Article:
There’s no hate speech exception to the First Amendment
The First Amendment protects the speech we hate to hear.
Hard as it is to accept, the right to express vile and repugnant thought is guarded by the Constitution. Of course, there’s no right to smash a car into others who have gathered to express alternative opinions. But it’s the job of elected officials and law enforcement to protect both the purveyors of ugly language and those who gather to protest it.
That’s reality for Governor Charlie Baker and Mayor Marty Walsh. Bracing for a “free speech” rally that might take place Saturday on Boston Common, on Monday they held a joint press conference to send the message that while Boston, the cradle of liberty, recognizes free speech, they really hope the haters choose another time and place to exercise their rights.
They are right to be disgusted by the weekend rally in Charlottesville, Va., which was organized by white supremacists and neo-Nazis. They are right to denounce their gospel of bigotry and hatred and the domestic terrorism it spawned. James Alex Fields Jr. of Ohio, 20 years old, allegedly smashed his car into people who were protesting the nationalist rally, killing Heather Heyer, 32, and injuring at least 19 others. That’s criminal, and there’s no First Amendment protection for that.
But trying to ban a Boston gathering undermines an underlying precept of our democracy. A corporation like Google can set the parameters of permitted speech in its workspace. Organizers of the St. Patrick’s Day parade can legally exclude a gay veterans’ group. But government can’t restrict speech just because it sickens or offends others.
“I don’t want them here, we don’t need them here, there’s no reason to be here,” said Walsh, about a rally planned by a mystery group whose organizers say they have nothing to do with the organizers behind the Charlottesville rally. “Freedom of speech isn’t about racist remarks and division,” the mayor added.
Unfortunately, the mayor has it backwards. “Constitutional protection is not needed so much for someone saying, ‘I like you,’ ” said lawyer Harvey Silverglate, a staunch defender of First Amendment rights. “But it assuredly is needed to protect someone who says, ‘I hate you.’ ”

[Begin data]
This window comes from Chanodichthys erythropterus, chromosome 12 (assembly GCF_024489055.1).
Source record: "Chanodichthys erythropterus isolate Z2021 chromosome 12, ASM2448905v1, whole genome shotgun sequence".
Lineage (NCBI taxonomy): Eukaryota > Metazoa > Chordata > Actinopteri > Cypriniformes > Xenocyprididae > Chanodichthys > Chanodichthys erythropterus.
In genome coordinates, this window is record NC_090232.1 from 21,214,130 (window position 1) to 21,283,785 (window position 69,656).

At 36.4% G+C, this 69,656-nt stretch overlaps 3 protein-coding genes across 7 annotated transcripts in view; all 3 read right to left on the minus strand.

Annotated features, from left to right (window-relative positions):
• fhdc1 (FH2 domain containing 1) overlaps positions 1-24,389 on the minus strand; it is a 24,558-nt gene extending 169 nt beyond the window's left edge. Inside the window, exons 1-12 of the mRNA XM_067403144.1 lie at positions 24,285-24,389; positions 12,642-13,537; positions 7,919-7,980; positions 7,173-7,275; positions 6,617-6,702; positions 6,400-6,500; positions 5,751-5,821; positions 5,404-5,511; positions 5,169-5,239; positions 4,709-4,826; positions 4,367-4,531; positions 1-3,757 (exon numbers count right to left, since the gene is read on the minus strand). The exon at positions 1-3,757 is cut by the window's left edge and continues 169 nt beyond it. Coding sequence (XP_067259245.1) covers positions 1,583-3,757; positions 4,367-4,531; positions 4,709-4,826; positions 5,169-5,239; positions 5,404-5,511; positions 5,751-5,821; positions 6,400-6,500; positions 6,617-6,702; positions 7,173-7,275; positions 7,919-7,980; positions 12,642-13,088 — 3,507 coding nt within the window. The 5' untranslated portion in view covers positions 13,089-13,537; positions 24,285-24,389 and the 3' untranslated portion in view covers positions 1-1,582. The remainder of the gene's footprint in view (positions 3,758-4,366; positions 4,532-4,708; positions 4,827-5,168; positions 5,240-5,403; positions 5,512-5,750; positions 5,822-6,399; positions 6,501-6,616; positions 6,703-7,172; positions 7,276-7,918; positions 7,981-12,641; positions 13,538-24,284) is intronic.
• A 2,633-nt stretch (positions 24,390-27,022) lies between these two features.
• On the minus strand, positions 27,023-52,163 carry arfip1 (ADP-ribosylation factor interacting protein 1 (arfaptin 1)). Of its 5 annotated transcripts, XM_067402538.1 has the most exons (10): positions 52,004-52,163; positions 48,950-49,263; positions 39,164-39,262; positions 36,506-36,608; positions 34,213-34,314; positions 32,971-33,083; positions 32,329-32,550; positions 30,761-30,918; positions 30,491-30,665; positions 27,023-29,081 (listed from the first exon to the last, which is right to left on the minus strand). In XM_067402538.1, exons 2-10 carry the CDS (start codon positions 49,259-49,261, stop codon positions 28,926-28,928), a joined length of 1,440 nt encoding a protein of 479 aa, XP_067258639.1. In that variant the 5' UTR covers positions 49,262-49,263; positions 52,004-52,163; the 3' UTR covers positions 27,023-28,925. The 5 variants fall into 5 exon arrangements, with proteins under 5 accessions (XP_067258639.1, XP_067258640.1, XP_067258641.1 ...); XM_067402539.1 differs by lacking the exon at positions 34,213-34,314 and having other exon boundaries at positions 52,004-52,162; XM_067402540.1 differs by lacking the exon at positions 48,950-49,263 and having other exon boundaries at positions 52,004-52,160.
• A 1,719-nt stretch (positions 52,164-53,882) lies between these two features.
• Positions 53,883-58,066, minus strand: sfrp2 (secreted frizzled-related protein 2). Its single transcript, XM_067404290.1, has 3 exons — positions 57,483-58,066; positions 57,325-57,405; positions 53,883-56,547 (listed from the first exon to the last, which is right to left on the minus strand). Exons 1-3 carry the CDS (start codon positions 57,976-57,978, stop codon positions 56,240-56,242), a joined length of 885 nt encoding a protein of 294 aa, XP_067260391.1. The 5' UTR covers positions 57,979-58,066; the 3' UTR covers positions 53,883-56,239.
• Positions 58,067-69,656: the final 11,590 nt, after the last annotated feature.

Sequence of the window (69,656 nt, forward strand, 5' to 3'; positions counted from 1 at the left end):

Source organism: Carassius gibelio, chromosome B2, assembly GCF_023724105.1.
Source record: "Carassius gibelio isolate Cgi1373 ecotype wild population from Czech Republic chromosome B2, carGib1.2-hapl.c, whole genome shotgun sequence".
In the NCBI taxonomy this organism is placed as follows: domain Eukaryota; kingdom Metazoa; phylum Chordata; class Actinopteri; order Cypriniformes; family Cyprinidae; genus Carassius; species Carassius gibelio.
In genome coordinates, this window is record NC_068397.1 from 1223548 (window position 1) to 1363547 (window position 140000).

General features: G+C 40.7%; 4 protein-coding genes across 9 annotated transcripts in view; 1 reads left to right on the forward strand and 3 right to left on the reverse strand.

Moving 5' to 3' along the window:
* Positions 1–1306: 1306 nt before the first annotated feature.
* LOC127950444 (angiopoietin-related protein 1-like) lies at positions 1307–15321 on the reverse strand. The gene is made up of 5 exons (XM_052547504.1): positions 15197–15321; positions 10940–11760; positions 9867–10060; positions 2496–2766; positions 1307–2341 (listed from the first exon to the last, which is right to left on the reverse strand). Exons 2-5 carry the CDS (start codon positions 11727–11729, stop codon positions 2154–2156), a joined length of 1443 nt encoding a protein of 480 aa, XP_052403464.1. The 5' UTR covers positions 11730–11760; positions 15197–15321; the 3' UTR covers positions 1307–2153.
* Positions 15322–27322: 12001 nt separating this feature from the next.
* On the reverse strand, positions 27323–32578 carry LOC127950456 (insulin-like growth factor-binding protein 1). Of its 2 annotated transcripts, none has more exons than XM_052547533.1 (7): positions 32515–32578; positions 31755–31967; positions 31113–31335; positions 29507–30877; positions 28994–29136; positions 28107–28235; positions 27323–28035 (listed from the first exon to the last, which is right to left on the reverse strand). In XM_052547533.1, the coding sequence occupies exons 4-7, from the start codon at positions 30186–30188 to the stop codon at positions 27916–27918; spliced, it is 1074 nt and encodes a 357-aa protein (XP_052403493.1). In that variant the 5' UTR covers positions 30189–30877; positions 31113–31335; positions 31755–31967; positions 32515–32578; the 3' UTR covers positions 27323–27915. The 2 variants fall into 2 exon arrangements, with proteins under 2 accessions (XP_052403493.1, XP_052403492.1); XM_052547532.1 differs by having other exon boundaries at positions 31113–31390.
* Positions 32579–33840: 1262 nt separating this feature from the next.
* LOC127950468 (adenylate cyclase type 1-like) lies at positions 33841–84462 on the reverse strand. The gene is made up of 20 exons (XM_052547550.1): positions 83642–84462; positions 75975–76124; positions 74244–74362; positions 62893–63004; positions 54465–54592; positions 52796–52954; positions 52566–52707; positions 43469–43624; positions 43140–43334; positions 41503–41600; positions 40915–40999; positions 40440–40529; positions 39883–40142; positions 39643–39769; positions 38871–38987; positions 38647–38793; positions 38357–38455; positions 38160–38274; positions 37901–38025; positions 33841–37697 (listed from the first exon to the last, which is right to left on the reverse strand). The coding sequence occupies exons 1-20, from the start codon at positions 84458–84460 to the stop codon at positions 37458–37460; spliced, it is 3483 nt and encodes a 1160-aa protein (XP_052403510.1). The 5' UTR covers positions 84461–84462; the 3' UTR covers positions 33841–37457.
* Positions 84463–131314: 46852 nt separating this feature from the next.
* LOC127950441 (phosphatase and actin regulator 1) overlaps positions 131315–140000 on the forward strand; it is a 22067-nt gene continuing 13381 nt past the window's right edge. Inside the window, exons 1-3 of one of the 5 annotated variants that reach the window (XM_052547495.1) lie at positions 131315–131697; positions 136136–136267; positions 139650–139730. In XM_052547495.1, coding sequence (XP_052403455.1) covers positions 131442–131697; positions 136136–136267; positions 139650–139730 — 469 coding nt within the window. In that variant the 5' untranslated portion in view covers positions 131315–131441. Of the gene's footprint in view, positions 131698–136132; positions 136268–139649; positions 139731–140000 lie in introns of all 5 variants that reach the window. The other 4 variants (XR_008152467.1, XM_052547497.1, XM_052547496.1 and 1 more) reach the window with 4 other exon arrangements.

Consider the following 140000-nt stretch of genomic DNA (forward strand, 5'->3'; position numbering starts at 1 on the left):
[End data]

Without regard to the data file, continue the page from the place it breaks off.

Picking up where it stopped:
Just last June, the Supreme Court unanimously reaffirmed what it called a “bedrock” principle: “Speech may not be banned on the ground that it expresses ideas that offend.” In a case which upheld the right of a band called “The Slants” to trademark its racially offensive name, Justice Samuel Alito wrote, “Speech that demeans on the basis of race, ethnicity, gender, religion, age, disability, or any other similar ground is hateful; but the proudest boast of our free speech jurisprudence is that we protect the freedom to express the thought that we hate.”
When it comes to neo-Nazis, the right to promote their twisted thinking goes back to the 1977 case Nationalist Socialist Party of America v. Village of Skokie. Organizers who described their group as a “Nazi organization” wanted to march through the streets of Skokie, Ill., which was at the time a village where over half the residents were Jewish, some survivors of Nazi concentration camps. The residents of Skokie argued the march would “incite or promote hatred against persons of Jewish faith or ancestry.” In the end, the Supreme Court upheld the Nazis’ right to march with swastikas, on the grounds that promoting religious hatred is not a reason for suppressing speech.
We can and should speak up against hate. As the Supreme Court makes clear, there’s no hate speech exception to the First Amendment. With that freedom comes a heavy burden for government officials like Baker and Walsh, who must try to keep protected speech from turning into acts of violence.